Having taught creative writing for decades, I’ve noticed several recurring issues: pesky problems, classic hopes, common fears and dreams. I’ve also noticed how those of us who stick at the practice find new kinds of happiness in our lives. It may be the euphoria of an inspirational moment, the gratification of being published or winning praise. But it’s the lasting kind of happiness that most interests me. It is slow to build. It happens piece by tiny piece, like a mosaic. It emerges from ways of seeing, and ways of doing. With time, creative writing can enhance wellbeing, which can enhance creative writing, which can enhance wellbeing…

  1. Where did you come up with your prompts and exercises for The Happy Writing Book? Had you used them as a teacher?

You won’t be surprised to know that the prompts and exercises in The Happy Writing Book come from more than one source of inspiration. Mostly they’re assignments I’ve devised for my creative writing students because I have had to struggle with specific technical challenges in my own writing practice, and I’ve found a way through. Sometimes students ask me for an exercise that will help them resolve a practical issue such as procrastination, or a craft-based issue such as dialogue. In a few instances, I adapt (and acknowledge) creative writing exercises of writer-teachers I admire. Often I use techniques I’ve learned from tai chi, visual art, film-making, mindfulness, psychology and practical philosophies such as stoicism and existentialism. All the exercises in the book have been tried and tested!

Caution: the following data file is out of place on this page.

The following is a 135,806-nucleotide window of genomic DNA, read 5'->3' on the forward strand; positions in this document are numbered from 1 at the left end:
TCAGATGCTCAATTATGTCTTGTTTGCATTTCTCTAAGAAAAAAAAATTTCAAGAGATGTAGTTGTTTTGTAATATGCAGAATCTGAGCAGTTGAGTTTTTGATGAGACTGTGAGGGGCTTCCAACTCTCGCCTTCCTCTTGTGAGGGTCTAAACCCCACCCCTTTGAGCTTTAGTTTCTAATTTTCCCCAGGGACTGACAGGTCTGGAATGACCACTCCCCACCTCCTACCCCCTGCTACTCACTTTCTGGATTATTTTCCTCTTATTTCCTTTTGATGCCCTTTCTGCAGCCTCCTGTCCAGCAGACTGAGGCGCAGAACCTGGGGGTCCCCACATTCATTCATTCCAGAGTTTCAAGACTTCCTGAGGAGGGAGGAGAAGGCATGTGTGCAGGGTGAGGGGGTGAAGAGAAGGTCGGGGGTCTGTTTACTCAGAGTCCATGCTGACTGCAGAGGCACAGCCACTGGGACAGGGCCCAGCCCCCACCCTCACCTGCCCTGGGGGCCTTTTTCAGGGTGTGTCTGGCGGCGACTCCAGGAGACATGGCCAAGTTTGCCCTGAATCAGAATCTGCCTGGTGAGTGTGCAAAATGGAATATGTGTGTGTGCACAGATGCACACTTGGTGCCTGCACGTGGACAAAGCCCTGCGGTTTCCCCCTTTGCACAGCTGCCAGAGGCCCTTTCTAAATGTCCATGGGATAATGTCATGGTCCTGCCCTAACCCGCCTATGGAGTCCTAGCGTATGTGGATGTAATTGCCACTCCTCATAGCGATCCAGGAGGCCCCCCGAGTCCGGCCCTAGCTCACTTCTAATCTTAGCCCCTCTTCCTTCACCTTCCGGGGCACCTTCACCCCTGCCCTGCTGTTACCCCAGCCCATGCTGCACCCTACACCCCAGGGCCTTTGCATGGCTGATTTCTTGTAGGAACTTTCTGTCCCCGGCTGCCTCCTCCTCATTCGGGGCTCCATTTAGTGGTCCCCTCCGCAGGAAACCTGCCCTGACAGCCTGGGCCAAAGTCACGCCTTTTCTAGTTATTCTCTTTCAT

1. I read that you had been working on The Happy Writing Book since 2006. What was this 15-year process like leading up to publication and do you have any advice for those losing motivation?